If you are a musician reading this book, you will probably find something of yourself here. If you are an educator, a music director, a conductor, or any title that causes you to interact with musicians, either amateur or professional, you will find somebody you know in this book, maybe even yourself. Just take a moment to think back over your own years of training. As your training progressed, did you have any difficulties? Or are you the person I’ve been seeking who had the perfect musician’s life, born with gifts in full bloom, no unseen obstacles, adored and recognized, fulfilled…?

Most of us will respond to the pondering by dragging up something not so nice, or maybe even awful. It isn’t because your teachers were uncaring.

It is just that teachers teach what they know, and for the most part teachers teach in their own learning style. As students become performers, they practice what they know, and for the most part they practice what they learned. If that sometimes turns out to be inadequate, where do they go for help? For example, do you know how to recognize and adapt to different learning styles? What happens when your natural skill at connecting to a student is frustrated, no matter how you try? What tools do you use to enhance your student’s ability to generate peak performance skills whenever they need to? What if you had a surefire process for helping a student/performer to relinquish a death grip on a painful performing experience?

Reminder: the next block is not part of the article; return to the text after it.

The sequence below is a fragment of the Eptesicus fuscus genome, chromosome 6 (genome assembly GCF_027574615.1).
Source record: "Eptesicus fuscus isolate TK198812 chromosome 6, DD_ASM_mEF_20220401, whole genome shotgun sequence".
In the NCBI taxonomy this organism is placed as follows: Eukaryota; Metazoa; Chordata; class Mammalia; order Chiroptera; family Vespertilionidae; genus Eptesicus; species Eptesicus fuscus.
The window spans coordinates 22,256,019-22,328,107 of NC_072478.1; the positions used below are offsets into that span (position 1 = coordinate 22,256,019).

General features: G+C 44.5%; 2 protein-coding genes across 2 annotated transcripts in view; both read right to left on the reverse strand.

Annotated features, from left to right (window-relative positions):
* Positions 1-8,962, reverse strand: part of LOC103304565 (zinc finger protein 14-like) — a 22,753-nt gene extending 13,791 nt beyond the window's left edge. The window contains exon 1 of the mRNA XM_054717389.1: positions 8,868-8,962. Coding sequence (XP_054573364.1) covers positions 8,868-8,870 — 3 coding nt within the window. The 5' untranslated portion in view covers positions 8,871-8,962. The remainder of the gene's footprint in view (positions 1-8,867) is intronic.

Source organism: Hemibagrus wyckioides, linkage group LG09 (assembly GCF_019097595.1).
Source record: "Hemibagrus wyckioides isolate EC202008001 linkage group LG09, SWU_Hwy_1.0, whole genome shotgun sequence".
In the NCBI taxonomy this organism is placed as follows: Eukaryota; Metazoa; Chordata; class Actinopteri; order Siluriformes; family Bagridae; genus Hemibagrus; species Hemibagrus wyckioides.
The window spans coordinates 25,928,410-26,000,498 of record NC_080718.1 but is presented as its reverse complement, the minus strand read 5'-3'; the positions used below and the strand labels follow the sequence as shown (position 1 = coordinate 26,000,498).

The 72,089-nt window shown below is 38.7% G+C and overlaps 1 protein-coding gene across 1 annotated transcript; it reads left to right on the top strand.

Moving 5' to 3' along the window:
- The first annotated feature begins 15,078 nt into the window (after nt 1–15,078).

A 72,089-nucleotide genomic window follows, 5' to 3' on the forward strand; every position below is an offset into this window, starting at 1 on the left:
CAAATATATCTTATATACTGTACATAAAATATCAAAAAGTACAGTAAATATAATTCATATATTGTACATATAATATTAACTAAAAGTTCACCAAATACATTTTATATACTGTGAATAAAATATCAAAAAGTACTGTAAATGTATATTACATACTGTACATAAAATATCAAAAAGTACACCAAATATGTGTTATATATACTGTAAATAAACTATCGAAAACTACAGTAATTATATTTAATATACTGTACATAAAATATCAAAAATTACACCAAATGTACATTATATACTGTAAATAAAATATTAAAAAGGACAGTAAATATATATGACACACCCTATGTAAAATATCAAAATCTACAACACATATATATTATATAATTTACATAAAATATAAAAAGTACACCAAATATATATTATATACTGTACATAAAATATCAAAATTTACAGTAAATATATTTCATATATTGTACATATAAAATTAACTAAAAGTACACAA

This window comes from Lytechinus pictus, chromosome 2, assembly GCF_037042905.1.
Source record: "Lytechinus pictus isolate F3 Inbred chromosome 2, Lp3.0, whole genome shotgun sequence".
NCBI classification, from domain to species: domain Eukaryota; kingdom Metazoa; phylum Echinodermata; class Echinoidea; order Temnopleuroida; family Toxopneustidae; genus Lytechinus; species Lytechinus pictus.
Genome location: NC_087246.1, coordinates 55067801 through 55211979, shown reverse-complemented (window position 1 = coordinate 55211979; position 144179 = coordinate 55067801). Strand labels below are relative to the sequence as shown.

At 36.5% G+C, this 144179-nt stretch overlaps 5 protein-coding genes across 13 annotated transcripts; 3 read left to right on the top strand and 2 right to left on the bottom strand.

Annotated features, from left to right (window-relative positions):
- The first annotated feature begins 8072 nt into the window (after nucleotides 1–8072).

Written by Susan Bruckner